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What we say & what we mean

Obviously, we live in a world of etiquette – the things we say and don’t say, what we really mean, and the mysterious notion of reading between the lines. Even without factoring in technology or the wonderful diversity of multicultural societies, there’s always this sense of subtext and what’s being communicated through or around our words themselves.

Might it be fostering uncertainty, fear, anxiety? This fact of socially-minded people often not saying what they mean so much as delivering these veiled messages we’re all, somehow, supposed to know to interpret. It could just lead to a place of looking for hidden meaning, imagining potential scenarios, doubting the words themselves as much as our understanding of what might actually be intended.

It’s interesting how such a thing might’ve evolved. It seems to be taught as a social skill, an asset in relating to others: to be mildly, if not wildly, dishonest in order to spare others’ feelings or create some veneer of nicety. Of course, there are undeniably situations where truth might be unpalatable, but any sweeping avoidance of truth doesn’t quite seem such a helpful solution.

How will others know they’re off track if others don’t let them know? How are we supposed to improve relationships or situations if we’re not being given valid information as to the state of them? How are we to find firm ground on which to stand if almost everything we’re told is some form of a lie, designed to control, deflect or shape us in some way? (Notes One)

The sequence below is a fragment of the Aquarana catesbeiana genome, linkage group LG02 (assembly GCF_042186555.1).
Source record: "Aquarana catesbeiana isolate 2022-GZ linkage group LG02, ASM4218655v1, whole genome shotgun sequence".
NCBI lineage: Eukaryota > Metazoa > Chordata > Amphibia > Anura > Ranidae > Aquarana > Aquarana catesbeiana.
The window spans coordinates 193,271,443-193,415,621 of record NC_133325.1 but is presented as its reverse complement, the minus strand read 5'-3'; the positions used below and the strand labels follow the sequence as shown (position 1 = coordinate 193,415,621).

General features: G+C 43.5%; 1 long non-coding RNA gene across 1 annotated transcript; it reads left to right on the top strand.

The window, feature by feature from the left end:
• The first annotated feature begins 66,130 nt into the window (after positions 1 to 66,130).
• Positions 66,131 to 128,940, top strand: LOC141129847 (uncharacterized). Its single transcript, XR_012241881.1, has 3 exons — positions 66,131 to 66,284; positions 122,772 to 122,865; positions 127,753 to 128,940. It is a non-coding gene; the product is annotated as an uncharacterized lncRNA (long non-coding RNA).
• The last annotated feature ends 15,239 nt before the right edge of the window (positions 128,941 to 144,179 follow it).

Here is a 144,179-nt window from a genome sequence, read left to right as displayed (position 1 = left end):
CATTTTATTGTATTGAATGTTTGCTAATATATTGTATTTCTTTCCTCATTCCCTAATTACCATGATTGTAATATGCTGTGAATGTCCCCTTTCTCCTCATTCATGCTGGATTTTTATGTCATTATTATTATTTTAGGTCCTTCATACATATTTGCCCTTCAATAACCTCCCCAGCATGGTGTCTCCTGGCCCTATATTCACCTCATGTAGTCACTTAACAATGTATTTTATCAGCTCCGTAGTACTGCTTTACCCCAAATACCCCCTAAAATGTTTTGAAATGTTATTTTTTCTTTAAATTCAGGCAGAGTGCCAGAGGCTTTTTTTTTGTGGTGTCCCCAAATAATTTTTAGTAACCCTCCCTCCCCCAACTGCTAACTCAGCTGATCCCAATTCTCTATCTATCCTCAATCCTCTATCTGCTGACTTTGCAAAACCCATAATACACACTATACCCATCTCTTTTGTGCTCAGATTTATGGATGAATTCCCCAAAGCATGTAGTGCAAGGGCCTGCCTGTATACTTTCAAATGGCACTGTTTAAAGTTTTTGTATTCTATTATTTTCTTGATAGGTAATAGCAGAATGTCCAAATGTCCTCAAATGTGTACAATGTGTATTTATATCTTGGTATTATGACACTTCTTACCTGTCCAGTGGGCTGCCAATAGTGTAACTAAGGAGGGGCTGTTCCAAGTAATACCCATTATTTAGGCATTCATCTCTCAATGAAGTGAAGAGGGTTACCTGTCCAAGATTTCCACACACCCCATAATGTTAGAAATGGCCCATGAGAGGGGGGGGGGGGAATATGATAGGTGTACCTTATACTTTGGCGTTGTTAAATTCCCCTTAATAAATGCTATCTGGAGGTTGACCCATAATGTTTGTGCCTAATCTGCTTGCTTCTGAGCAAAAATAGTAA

What is the value of communication if it’s not truthful? What’s the impact on others of truth being hidden or glossed over? What are we missing out on by walking this path? If reality “is what it is” but we’re not reflecting that with our words, what are we doing? Why are we here, on earth, for some reason sending all these contorted reflections of reality to one another? (Notes Two)

Of course, there is such a thing as social awareness: things to let pass unsaid for the sake of politeness; some delineation between private and public, with all the gradations of intimacy or trust between them; the personal and social selves we use to shape how we wish to be seen and the degree of honesty we’ll offer in any given setting. Nuance that, perhaps, amounts to social creativity.

All this, then, boils down to the sense of a social code. Which can presumably only work if we’re using the same one – if we’re in agreement over what it all means – otherwise there’s just a confusion of confidence, paranoia, false certainty or doubt. If we can’t be sure of using the same code, are we wise to rely on any code?

Things being left unsaid must leave so much open to interpretation. Perhaps creating anxiety or, at least, uncertainty over how things stand. Might finding the courage, skill and time to navigate more truthful conversation be worthwhile in terms of clarifying things between us all?

Notes and References:

Note 1: True words, spoken in jest
Note 1: Fear or coercion as motivators
Note 1: Is anything obvious to someone who doesn’t know?
Note 1: Living as an open wound
Note 2: Tone in public dialogue
Note 2: Conversation as revelation
Note 2: Ideas that tie things together
Note 2: Can we manage all-inclusive honesty?
Note 2: The power of understanding

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